FIG. 1 is a detailed representation of the universally programmable structure. The structure includes: an ALU 10 with two 1-bit working registers 11 and 12, a control unit 20 with a program counter 22 and an instruction register 21, a program memory 30, a serial data memory 50 with partitioning logic 53, a selection register 51 and a shift register 52, an input/output unit 60 and a decoder 40.
Logic operations are executed in the ALU 10 while using the two 1-bit working registers 11 and 12 for the storage of 1-bit operands. Input signals for the ALU 10 are supplied by the working registers 11 and 12, the shift register output 14, the input port 13 and a constant 1 which is not shown in the drawing. Output signals of the ALU 10 are applied to the working register 11 or to the shift register input 15. The ALU 10 operates with an operand amounting to 1 bit and is capable of executing the basic logic functions AND, OR, NOT and EXOR, the individual input signals being combined accordingly. The ALU 10 utilizes the 1-bit working registers 11 and 12, each of which consists of a flip-flop; these two registers are connected in series. The working registers 11 and 12 contain one or two operands for the basic functions. A further operand can be read directly from the data memory 50. The ALU 10 applies the result of such functions to the working register 11 or, alternatively, to the data memory 50. The second working register 12 is not explicitly addressed as a working register; it contains each time the previous value from the working register 11. As a result, an additional address bit is avoided in the instruction code. The most important n-bit operations of the ALU are realized as 1-bit instruction sequences, the operand being loaded each time from the shift register 52 of the data memory 50 which is shifted at the same time. Generally speaking, the values applied to the working register 11 are not the same as those applied to the shift register 52.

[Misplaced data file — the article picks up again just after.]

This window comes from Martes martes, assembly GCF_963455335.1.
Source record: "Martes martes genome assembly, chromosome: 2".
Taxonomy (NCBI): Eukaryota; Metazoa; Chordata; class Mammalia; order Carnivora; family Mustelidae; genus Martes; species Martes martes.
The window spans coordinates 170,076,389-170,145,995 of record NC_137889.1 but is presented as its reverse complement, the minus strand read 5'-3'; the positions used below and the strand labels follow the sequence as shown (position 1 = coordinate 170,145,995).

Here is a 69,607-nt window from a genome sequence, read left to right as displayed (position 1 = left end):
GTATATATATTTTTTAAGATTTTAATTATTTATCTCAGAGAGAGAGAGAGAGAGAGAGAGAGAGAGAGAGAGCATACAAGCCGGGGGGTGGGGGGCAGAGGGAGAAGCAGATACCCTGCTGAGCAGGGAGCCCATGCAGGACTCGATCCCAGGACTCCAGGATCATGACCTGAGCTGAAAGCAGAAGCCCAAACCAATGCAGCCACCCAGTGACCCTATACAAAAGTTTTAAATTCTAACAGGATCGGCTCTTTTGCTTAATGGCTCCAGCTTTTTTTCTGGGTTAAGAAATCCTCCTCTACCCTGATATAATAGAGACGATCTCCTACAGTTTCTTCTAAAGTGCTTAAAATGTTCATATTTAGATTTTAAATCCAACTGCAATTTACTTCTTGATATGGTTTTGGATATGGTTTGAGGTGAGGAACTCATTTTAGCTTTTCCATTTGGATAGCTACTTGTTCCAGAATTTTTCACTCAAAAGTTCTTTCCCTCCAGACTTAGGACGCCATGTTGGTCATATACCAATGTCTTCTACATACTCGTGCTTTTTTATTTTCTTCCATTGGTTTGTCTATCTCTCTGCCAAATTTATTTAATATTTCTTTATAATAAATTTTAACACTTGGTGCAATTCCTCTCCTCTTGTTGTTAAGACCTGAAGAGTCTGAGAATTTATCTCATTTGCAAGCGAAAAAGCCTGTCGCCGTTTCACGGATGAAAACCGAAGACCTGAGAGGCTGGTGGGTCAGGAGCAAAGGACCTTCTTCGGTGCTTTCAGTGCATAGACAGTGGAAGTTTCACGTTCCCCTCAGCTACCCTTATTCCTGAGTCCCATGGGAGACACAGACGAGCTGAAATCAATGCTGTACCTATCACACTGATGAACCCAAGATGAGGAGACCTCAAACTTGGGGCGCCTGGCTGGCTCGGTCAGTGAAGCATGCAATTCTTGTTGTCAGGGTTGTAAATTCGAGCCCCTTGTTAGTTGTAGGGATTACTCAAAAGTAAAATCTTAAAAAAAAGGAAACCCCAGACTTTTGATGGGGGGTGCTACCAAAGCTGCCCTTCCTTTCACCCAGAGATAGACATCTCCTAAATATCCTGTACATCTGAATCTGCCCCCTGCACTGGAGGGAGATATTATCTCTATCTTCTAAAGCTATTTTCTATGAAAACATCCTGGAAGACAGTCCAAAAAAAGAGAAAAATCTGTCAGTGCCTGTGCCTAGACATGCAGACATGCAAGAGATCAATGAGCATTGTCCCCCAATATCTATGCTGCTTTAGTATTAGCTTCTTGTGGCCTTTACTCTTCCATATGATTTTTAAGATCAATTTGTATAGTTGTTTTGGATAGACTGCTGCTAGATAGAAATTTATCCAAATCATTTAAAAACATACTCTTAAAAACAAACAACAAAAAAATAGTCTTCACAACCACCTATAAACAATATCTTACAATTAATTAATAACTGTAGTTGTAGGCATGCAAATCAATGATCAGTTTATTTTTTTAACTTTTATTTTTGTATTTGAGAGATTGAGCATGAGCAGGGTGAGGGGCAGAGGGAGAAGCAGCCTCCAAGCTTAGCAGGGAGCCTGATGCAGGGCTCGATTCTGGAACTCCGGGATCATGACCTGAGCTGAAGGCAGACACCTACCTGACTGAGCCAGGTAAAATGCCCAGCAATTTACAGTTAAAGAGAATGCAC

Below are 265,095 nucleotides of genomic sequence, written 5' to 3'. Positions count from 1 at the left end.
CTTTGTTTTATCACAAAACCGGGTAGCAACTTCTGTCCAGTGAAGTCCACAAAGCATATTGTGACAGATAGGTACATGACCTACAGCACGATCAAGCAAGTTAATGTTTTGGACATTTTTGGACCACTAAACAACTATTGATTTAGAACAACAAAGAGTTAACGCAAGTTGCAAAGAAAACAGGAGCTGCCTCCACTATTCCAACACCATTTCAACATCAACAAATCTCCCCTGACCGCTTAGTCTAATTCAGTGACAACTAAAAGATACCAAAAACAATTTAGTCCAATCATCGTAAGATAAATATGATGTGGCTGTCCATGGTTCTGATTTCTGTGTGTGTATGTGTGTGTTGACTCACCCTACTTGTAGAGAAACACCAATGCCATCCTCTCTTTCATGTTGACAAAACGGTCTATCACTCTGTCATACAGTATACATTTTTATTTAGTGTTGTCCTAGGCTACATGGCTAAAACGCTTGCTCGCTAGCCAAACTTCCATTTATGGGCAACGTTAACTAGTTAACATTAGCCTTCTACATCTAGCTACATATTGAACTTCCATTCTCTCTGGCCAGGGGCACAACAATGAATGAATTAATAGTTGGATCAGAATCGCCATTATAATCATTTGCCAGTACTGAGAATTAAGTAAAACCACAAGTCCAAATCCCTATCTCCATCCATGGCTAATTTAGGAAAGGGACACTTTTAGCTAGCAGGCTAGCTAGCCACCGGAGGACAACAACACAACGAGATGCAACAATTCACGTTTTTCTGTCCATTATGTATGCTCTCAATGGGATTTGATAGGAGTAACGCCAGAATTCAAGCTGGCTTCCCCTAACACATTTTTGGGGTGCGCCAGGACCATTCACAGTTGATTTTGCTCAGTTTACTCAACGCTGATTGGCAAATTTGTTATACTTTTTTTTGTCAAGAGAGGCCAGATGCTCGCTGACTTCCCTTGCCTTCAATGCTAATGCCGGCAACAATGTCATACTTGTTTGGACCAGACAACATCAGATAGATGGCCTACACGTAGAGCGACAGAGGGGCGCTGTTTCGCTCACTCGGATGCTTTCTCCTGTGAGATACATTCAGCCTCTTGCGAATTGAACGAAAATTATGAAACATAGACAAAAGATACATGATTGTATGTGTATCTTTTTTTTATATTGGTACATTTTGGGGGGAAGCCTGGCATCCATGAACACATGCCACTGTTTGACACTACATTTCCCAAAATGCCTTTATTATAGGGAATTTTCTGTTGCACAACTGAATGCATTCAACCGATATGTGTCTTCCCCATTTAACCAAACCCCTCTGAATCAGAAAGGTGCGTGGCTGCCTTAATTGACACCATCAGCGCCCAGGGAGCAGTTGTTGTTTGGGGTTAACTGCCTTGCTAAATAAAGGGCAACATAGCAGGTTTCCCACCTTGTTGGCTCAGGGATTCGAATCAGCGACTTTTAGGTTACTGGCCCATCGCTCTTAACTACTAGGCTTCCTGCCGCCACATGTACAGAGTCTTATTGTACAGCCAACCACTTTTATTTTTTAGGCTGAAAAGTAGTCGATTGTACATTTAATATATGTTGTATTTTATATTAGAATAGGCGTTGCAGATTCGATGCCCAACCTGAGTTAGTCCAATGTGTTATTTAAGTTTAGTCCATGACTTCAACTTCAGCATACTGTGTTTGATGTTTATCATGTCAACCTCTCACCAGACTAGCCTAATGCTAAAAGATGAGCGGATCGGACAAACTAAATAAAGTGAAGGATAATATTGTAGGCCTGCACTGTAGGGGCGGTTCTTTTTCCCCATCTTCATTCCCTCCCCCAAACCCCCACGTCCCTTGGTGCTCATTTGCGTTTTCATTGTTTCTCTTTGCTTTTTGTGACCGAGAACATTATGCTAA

The control unit 20 consists of the program counter 22 and the instruction register 21. The program counter 22 is constructed as an end-around shift register and generates the address for the next instruction in the program from the each time current address. The address sequence thus obtained is not linear. In the case of sequential accesses, the shift operation of the program counter 30 generates the respective next address. In the case of jump instructions, the first five bits of the previous instruction on the lead 27 and the 6 bits of the current instruction on the lead 24 serve as inputs for the program counter 22. On the basis thereof the program counter 22 generates the new address which then consists of 11 bits and is applied, via the lead 25, to the address input 31 of the program memory 30. Subsequently, the further instructions are read as from the address thus selected and are transferred to the instruction register 21 so as to be executed in the next cycle. The program memory 30 in the present embodiment has a storage capacity of 2 k, the word width being 6 bits. The bit sequence of the current instruction, consisting of 6 bits, is conducted to the decoder 40.
The decoder 40 serves to decode the instructions. It consists of a combinatory circuit which generates signals required to activate signal paths 41-46. The decoder receives input signals in the form of the 6 bits of the instruction register, via the lead 26, and possibly also the signal 23 for two-word instructions. Via the leads 41 and 42 the decoder 40 activates the individual external input or output conductors and the selection register 51 by means of the select signal 44 in order to read out variables stored in the data memory 50 so that they can be processed in the ALU 10. The state of the partition is transferred to the selection register 51 by means of the signal 43 which has a width of 8 bits. The operation to be executed by the ALU and derived from the instruction code in the decoder 40 is selected via the lead 46.